Guest post by: Evgenia Kanellopoulou
Live Nation and Ticketmaster merged in 2010. This merger was greeted as the worst tsunami to hit the music world since Napster – with room for exaggeration.
The majority of the music lovers are either familiar with the events of the merger or at least remember the dismay with which it was met: internationally, artistically and industrially. Characterisations such as “Satan’s Box office” and “Microsoft of the Music World” were teamed up with accusations and dismay by artists, academics and professionals. 3 years later and as the dust settles, we are left with an arguably not so profitable “monster nation” and many unanswered questions on the very nature of the music industries: what did actually happen and after all… so what? What was the grand peril the merger between the two key players of the music industries would put “us” in and what did the relevant authorities do about it? Finally, what are we left with 3 years later and is the matter still relevant?
In order to answer, or at least elaborate on the previous questions, let’s take a step back in time when live music shows and touring was nothing more than a means of promoting a newly released record. A lot has changed since these days, as within the past fifteen years live music production is acquiring a standalone corporate presence: businesses involved in the production chain of live music started to merge both horizontally and vertically and a new record is not a prerequisite for a successful tour.
While there was great corporate interest and much commercial activity surrounding the live music sector (or industry), it might very well be the case that the relevant legal authorities were “caught off guard”. Indeed this becomes apparent when a closer look is taken at the Live Nation / Ticketmaster merger as dealt with in the UK and the US:
While there was public outcry at the potential for more expensive concert tickets this alone was not reason enough to block a merger. In order to legally assess its impact one key thing appeared to be missing: the relevant product market. Given the breadth and length of the Live Nation and Ticketmaster activities – ranging from Artists’ Manager, to booking agent, to promoter, to venue manager, to ticket agent – in what market exactly would their merger potentially harm competition? Both Live Nation and Ticketmaster were omnipresent in all stages of live music production prior to the merger, but was there a separate market for live music productions in a legal sense? In other words, is there a separate live music industry within the music industry?
Unfortunately this question has yet to be resolved: The nature of the live music business and its relation to the traditional music industry is a matter that still to this day is under investigation: It remains a blurry image to traditional black letter law authorities such as the US Department of Justice or the UK Competition Commission.
For the purposes of the law the merger was treated as a merger between ticket agents only. There was some justification for this approach: At the time of the merger it was true that Live Nation had started entering the ticketing market and had considered self- supply to cover its ticketing needs.As far as the UK was concerned therefore while the merger might have has an impact by inhibiting the German firm Eventim from entering the ticketing market it was on balance deemed acceptable.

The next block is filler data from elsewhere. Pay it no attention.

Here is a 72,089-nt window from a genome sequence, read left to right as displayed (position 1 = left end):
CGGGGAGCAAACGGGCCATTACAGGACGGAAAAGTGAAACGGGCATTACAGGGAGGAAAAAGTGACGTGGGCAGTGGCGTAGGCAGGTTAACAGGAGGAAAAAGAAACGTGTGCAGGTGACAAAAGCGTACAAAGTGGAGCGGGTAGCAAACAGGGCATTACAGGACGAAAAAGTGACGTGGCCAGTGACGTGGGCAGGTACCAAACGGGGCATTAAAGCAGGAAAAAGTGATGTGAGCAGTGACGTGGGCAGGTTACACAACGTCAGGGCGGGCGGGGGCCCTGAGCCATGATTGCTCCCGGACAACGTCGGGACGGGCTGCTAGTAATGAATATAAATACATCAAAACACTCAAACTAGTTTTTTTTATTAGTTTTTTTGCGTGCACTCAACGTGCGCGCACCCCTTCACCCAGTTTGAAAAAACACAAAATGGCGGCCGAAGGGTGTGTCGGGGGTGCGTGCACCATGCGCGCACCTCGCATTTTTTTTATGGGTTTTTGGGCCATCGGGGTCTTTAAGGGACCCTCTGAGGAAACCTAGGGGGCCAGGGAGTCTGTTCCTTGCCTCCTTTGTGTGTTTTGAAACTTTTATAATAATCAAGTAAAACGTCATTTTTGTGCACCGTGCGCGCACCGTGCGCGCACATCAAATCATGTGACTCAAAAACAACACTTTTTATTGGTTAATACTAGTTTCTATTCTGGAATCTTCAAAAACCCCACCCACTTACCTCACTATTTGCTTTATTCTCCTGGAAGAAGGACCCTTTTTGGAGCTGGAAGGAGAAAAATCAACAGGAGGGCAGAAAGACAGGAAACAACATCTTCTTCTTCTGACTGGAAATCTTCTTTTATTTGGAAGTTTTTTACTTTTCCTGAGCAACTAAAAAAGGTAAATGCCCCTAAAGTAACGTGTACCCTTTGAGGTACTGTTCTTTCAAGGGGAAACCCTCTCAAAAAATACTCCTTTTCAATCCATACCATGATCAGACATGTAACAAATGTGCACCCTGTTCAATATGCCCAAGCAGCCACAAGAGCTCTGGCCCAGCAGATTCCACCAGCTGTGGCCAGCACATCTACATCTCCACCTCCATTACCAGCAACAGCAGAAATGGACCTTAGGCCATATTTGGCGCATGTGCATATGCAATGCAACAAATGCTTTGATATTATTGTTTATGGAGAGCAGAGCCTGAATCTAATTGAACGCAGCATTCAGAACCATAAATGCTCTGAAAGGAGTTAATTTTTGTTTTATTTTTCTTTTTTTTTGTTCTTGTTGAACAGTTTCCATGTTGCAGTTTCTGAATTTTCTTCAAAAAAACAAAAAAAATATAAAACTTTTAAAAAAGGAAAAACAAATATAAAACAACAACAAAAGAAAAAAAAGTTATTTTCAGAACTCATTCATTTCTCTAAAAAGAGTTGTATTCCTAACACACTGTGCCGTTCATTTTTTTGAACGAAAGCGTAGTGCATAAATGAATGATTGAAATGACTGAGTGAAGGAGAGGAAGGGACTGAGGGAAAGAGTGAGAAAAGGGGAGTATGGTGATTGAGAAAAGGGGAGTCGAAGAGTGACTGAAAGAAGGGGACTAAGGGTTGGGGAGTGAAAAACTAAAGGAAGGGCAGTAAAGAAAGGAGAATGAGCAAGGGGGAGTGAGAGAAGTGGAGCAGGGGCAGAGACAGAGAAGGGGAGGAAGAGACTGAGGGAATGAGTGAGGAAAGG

The US resolution however leaves more room for interpretation. There the case had to be settled and a new competitor had to be created out of divested Live Nation assets (merger cleared with remedies). The Department of Justice recognised the complexity of the issue but by rushing down the settlement route it avoided the need to provide answers regarding the nature of the market or the possible implications on all levels of the supply chain for live music events.
As a result, the concerns of many academics and industry professionals were not addressed: is there a separate market for the live music industry and what does it consist of? Had the market been defined differently, would the merged have been blocked or at least treated differently? Unfortunately, the competition authorities did not cater for the needs of music industries aficionados. They did however add to our concerns and provided us with proof that there is a matter to be discussed and there is research to be done: the research on the music industries is relevant and might even be relevant on more levels than we might have imagined.
In the fast paced music industry business models and business trends, corporate stories and strategies, all evolve rapidly. This both creates conceptual obstacles for the legal authorities and vice versa: legal authorities are often called to evaluate and assess situations with which they are not always familiar. The research and the debate on alternative business models seems crucial in this scenario not only vis-a-vis the re-design of the music industries in their corporate form, but also because what the creator themselves now perceives as a viable business model has changed dramatically. New and upcoming artists and well established artists alike are aware that it’s not a matter of copyright assignment to a record company anymore. The multitude of emerging business models makes the definition of a “music product” hard to define and correspondingly the difficulty in defining a product makes competition laws hard to apply.
The bridging of the gap appears to be crucial not only for the rightful application of the law, but also for the uninhibited evolution of the industry as it reacts to potential threats and responds to its commercial and financial survival instincts. This subject matter is very much still relevant.
To be continued….